APA: Were there some eyebrows raised when you first came into the game, writing about hip-hop and being an Asian American?

JC: It was a challenge, but it wasn’t a challenge for what people expect. People expect that because I’m an Asian American, I’m coming from an outsider’s point of view, and that there’d be a lot of hostility from Blacks and Latinos to my presence. So in that sense, it’s been a very interesting question, because I’ve actually received it from every interviewer I’ve ever had. I think it’s interesting that people would expect that that would occur, that I’d have all these tales of being kicked out of the club. I’m not an outsider to this, and that’s the whole thing; at one point, I had to back off because I would get really angry at people for asking about this. I’m a cliche, I’m just like every other kid at my high school in the early ’80s that heard “Rapper’s Delight,” “Planet Rock, and wanted to know what it was all about. For me, it’s been something that I’ve grown up with; I went to college, and I started in the whole anti-apartheid movement, and that’s when hip-hop shifted. Then I graduated, it was more about being fly, and dressing up, and I was into that as well. So I felt like hip-hop was the soundtrack of my life, it was intimately what I was about, and I don’t know if at some point, I realized this, but when I started writing about it in the early ’90s, that was natural too.

When I began writing about it, it was right about the time when Death Certificate came out, and there was a lot of tension between African Americans and Asian Americans, me and my homies were arguing all the time, and falling out with each other over the things that were happening in Los Angeles, Brooklyn, even the Bay Area — having these intense, huge arguments about these real issues that were happening on the streets, as opposed to what we were being taught as progressives of color. So when I entered into writing on hip-hop, that’s what I wrote about. But even there, it’s a situation where I went at it…some people disagreed with me, a lot of people agreed with me, but it was a discourse. The metaphor I like to use is, hip-hop is a cipher. If you’re gonna step into the cipher, you really have to add on, and if you’re not going to add on, you’re gonna get laughed out, you’re gonna get humiliated, then you’re gonna have step back, and come with something better next time. All through my involvement with hip-hop, it’s always been like that, whether or not you’re gonna add on, and if you don’t, just shut up and watch people and learn. So that’s been the relationship I’ve had with hip-hop. In a sense, the whole issue about being an Asian American in hip-hop, yeah, it’s been an issue, and no, it hasn’t been an issue.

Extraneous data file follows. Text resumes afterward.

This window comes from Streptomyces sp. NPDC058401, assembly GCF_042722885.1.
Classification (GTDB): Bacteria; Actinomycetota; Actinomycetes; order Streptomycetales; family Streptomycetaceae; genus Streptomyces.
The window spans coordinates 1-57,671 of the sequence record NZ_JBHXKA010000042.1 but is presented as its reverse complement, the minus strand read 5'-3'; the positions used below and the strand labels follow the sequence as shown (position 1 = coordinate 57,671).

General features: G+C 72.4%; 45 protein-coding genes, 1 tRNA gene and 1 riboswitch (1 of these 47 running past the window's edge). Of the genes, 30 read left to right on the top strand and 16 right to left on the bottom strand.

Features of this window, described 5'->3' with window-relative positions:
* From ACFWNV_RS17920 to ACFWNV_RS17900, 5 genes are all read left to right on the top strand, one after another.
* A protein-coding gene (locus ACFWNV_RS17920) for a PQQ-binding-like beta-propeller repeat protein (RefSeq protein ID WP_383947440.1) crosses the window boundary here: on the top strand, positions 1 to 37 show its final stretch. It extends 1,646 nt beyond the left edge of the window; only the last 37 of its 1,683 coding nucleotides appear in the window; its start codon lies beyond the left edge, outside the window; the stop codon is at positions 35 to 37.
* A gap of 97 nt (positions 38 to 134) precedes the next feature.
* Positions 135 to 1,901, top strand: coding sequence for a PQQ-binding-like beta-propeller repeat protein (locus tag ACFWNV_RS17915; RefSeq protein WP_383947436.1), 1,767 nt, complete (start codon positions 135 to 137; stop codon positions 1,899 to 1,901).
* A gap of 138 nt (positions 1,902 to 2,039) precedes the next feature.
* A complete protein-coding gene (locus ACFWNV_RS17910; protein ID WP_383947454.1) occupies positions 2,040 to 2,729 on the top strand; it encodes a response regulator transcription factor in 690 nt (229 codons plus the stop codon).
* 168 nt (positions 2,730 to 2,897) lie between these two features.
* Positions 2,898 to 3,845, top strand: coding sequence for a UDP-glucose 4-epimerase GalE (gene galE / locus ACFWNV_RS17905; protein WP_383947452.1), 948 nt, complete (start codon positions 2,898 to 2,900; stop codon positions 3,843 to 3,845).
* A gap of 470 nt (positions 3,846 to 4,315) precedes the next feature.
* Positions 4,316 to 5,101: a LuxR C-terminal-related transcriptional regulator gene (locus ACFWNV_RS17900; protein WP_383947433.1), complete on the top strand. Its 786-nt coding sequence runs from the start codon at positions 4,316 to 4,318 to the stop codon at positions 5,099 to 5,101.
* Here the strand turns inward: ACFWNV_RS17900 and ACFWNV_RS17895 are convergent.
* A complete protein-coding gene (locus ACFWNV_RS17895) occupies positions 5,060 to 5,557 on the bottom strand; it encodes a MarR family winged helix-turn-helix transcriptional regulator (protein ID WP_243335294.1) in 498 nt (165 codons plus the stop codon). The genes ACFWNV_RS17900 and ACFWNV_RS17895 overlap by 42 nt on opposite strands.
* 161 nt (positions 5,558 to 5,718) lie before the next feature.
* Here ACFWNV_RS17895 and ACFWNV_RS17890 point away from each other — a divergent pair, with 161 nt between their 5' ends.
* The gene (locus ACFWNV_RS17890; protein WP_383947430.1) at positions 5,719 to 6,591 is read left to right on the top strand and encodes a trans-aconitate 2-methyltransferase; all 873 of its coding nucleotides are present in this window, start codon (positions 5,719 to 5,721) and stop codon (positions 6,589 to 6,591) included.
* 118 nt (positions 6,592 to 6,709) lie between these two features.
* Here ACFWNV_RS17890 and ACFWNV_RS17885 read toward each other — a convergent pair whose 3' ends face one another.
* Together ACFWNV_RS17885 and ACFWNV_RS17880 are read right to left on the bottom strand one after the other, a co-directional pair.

APA: Any particular direction you see your career headed given all that you’ve accomplished?

JC: The career question [laughs]. It’s kind of like, my so-called career. I’ve been kind of a dilettante in a lot of different things, I’ve been a community campus organizer,  I’ve been in mainstream politics, I’ve been a teacher/lecturer, I’ve been an indie record label mogul, I’ve been a writer and a journalist and an editor all throughout this type of stuff. So I can’t really say where I’m gonna be in ten years, even at this point in life, I just know I gotta keep the lights on and the kids fed, and that I’ve been enjoying writing, and I expect that I’ll continue to be able to do that. My passion is in telling stories, and I feel like poeople need food, medicine, shelter, but they also need stories, and that’s one of the contributions I can make in this lifetime. I’m looking forward to finishing Total Chaos, and the next big project, which is getting at a lot of these issues that you’ve raised, about identity, and where the future is, and that kind of thing. So we’ll just have to see how it goes.

APA: What’s the best advice you can give to an Asian American — as a critic, as an activist, or as an artist?

JC: A lot of stuff. First thing is persevere, don’t give up. There are a lot of pressures on young Asian American artists to go get a straight 9-5, and just to sort of give up your passion, and so that’s the first thing. Stick with it, if it’s something you really feel defines you, it’s the thing that makes you happy, to get out of bed in the morning, the world will be a much better place if you’re gonna be yourself. That’s the thing with Asian Americans, you feel a lot of cross-cutting pressures on a daily basis, a lot of it can be boiled down to defiantly being yourself. And to never forget that people need what you have. People need stories, and art, and part of who we are as Asian Americans goes back to the way that Asian American artists can help us understand who we are, and a larger vision or imagination, and of who we can be. That’s very improtant. You can’t go back to your folks and say, “oh yeah, I’m selling stories now for a living.” My point is it’s important  to understand that there is a lot of value — maybe it’s a different kind of value — but there’s a lot of value to do what you do best, and what you’re most passionate about.

Date Posted: 6/8/2006